By Brett Wheatley, Vice President of Mobility Marketing & Growth, Ford Motor Company
A few years ago, Saravana “Pat” Bhava was shocked to realize he had driven away from his daughter’s school with an unknown student in the backseat — a student a teacher mistakenly sent to his car instead of his own daughter.
This shocking experience may be an extreme example, but it turned his attention to the frustrations millions of parents face each day trying to keep up with their kids’ busy schedules — from routine 45-minute waits to pick up kids to teachers trying to coordinate student departures with megaphones or post-it notes.
So, Pat created Pikmykid, a mobile app that makes it easier for schools and parents to communicate and coordinate the transportation of students. With Pikmykid, the service works with schools to set up a geofenced zone. Any time a registered phone enters the school zone, teachers receive notifications in their classroom telling them whose parent has arrived and students safely are released to go home. When students arrive at school, teachers who mark attendance can simultaneously send notifications to parents letting them know their kids are in class.
Pat’s creation was just one of the solutions uncovered by Miami-Dade County officials and residents participating in Ford’s City:One Challenge — which launched in 2018 to help cities tackle transportation issues with community-centered design. Through the Challenge process, the group of city officials and community members identified school-aged transportation as a key issue and selected Pikmykid as a winner of $50,000 to help the pilot the service this year. After successfully pitching his proposal through the Challenge, Pat’s creation is now getting ready for a test run in up to 10 schools.
This type of success — identifying the unique mobility challenges of a city and helping uncover targeted solutions — encouraged our team to expand the Challenge platform beyond the 2018 cities of Miami-Dade, Pittsburgh and Grand Rapids, Michigan. This year, it will take place in Detroit’s burgeoning Corktown neighborhood, Indianapolis and Austin, Texas. The Challenge also will expand internationally later this year.
At Ford, we believe that when we fix transportation problems for one person, we can solve larger problems that affect the entire city to create greater access for everyone. This is what we call City:One. Pat is the perfect example of this approach to solving our biggest mobility challenges. Pat invented a solution for a problem he was experiencing as an individual and, as a result, ended up solving a problem for entire communities.
This belief underpins our approach to city challenges as well. We put people first by starting with insights from the individual. We put community first by designing with the neighborhood’s perspective at heart. And we put the city first by integrating local agencies and departments in everything we do.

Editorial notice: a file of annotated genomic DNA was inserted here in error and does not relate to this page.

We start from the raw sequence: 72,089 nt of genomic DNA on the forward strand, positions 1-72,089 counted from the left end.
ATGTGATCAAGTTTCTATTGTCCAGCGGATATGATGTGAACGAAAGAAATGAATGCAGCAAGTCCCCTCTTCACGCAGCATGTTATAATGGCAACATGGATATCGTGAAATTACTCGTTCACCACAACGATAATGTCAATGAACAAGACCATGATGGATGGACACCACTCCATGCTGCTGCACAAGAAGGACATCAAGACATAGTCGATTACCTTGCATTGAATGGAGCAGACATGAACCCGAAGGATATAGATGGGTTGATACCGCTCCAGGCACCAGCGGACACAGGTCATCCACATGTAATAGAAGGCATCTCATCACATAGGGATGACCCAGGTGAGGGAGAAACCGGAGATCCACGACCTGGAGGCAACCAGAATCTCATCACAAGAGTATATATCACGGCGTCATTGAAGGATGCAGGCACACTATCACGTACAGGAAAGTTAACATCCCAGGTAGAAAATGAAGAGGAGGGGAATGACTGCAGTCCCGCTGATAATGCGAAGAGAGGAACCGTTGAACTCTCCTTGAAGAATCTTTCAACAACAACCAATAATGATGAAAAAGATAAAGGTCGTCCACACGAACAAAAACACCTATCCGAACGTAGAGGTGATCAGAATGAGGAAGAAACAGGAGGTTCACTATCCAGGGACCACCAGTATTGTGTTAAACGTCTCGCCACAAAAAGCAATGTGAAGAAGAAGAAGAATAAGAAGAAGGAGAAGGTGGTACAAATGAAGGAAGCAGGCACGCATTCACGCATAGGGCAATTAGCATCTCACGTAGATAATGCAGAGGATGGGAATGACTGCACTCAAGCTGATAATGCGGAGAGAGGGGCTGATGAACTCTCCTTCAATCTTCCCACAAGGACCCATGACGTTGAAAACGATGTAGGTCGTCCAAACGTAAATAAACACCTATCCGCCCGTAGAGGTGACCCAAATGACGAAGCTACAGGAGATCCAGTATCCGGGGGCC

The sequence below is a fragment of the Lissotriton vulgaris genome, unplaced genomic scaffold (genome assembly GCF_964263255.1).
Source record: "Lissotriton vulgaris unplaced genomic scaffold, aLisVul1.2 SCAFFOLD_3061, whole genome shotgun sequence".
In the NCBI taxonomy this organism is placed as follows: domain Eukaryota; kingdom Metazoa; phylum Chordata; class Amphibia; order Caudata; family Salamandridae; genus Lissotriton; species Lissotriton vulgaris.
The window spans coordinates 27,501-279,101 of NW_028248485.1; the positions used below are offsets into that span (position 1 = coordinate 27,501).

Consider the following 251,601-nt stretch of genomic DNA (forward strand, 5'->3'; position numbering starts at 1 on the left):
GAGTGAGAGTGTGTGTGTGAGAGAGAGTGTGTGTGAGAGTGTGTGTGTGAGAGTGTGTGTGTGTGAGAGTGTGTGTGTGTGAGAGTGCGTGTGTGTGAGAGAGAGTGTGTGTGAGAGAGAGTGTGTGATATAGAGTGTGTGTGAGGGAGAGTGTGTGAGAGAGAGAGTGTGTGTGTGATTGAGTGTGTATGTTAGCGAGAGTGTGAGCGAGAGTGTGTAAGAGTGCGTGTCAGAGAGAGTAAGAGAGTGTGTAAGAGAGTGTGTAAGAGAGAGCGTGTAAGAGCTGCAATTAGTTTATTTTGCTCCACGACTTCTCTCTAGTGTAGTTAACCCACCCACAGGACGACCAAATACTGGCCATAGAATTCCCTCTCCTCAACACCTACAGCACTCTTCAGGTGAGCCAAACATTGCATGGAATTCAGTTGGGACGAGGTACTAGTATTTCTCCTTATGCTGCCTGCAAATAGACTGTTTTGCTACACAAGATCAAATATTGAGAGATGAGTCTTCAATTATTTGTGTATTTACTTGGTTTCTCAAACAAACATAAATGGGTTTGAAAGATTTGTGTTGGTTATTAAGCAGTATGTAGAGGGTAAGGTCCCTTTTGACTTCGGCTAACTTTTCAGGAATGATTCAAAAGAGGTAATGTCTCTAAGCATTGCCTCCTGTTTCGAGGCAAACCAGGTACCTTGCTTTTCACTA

During the eight-month Challenge program, those who live, work and play in their cities are invited to explore dynamic mobility options, including making the city’s streets more walkable and bike-friendly, extending the use of information that transportation systems provide and enabling smart transportation choices. The City:One Challenge also includes a prize of up to $100,000 to fund pilots that test the best proposals in a real-world setting.
Last year, we teamed up with Dell Technologies, Microsoft and AT&T to launch the Challenge program. We also worked closely with the Pittsburg Department of Mobility Infrastructure, Miami-Dade County Department of Transportation and Public Works, and the Grand Rapids, Michigan Mobile GR Department.
These Challenges are at the foundation of our efforts to identify opportunities to improve the way residents and visitors move around cities. It’s how we bring together residents, communities and businesses to collaborate together and reimagine how public spaces can best serve all residents.
In 2019, we have expanded the Challenge program to include even more community input, to allow further consideration of the unique aspects of each community and to help shape the challenges that are explored. We also are expanding the National Street Service community engagement pilot project — created in 2017 by Ford’s Greenfield Labs in conjunction with Gehl — into a full-fledged program called City:One Streets. This program will provide cities a more approachable way to engage their residents in re-imagining how streets or public spaces can be designed and used.
From child safety to rethinking how we use our streets, we were able to drive a wide range of discussions through rewarding and inspiring community engagement in the first year of our Challenge program. And we are looking forward to building on this innovation with our next Challenge cities.
If you live in Austin, Detroit or Indianapolis, we’ll have more to say soon about how to get involved in this year’s challenges. In ways big and small, we’re looking to start new conversations about how we can all take action to improve our cities.